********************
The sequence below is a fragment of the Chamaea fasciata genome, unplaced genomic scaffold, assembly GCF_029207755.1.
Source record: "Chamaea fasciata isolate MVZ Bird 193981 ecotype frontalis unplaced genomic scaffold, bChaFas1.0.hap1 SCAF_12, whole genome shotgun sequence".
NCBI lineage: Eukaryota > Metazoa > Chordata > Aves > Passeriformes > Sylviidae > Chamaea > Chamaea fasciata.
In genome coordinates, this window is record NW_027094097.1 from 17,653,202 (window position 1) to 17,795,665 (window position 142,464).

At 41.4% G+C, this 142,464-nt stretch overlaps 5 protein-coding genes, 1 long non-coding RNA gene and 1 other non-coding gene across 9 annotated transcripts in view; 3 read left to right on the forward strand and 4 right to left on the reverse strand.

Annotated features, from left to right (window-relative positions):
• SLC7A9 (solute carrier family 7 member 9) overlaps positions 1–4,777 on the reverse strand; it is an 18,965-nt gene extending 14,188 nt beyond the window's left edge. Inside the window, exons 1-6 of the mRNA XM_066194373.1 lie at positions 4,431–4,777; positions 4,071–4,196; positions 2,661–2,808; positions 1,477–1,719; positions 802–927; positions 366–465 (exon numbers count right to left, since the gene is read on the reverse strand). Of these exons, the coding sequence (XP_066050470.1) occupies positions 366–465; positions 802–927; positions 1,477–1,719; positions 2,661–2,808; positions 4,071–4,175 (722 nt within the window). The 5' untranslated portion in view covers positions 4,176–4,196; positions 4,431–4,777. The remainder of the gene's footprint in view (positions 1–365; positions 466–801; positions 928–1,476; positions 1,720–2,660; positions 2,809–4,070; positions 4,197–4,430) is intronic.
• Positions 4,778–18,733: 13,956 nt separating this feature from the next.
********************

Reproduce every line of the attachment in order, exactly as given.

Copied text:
The sequence below is a fragment of the Chamaea fasciata genome, unplaced genomic scaffold, assembly GCF_029207755.1.
Source record: "Chamaea fasciata isolate MVZ Bird 193981 ecotype frontalis unplaced genomic scaffold, bChaFas1.0.hap1 SCAF_12, whole genome shotgun sequence".
NCBI lineage: Eukaryota > Metazoa > Chordata > Aves > Passeriformes > Sylviidae > Chamaea > Chamaea fasciata.
In genome coordinates, this window is record NW_027094097.1 from 17,653,202 (window position 1) to 17,795,665 (window position 142,464).

At 41.4% G+C, this 142,464-nt stretch overlaps 5 protein-coding genes, 1 long non-coding RNA gene and 1 other non-coding gene across 9 annotated transcripts in view; 3 read left to right on the forward strand and 4 right to left on the reverse strand.

Annotated features, from left to right (window-relative positions):
• SLC7A9 (solute carrier family 7 member 9) overlaps positions 1–4,777 on the reverse strand; it is an 18,965-nt gene extending 14,188 nt beyond the window's left edge. Inside the window, exons 1-6 of the mRNA XM_066194373.1 lie at positions 4,431–4,777; positions 4,071–4,196; positions 2,661–2,808; positions 1,477–1,719; positions 802–927; positions 366–465 (exon numbers count right to left, since the gene is read on the reverse strand). Of these exons, the coding sequence (XP_066050470.1) occupies positions 366–465; positions 802–927; positions 1,477–1,719; positions 2,661–2,808; positions 4,071–4,175 (722 nt within the window). The 5' untranslated portion in view covers positions 4,176–4,196; positions 4,431–4,777. The remainder of the gene's footprint in view (positions 1–365; positions 466–801; positions 928–1,476; positions 1,720–2,660; positions 2,809–4,070; positions 4,197–4,430) is intronic.
• Positions 4,778–18,733: 13,956 nt separating this feature from the next.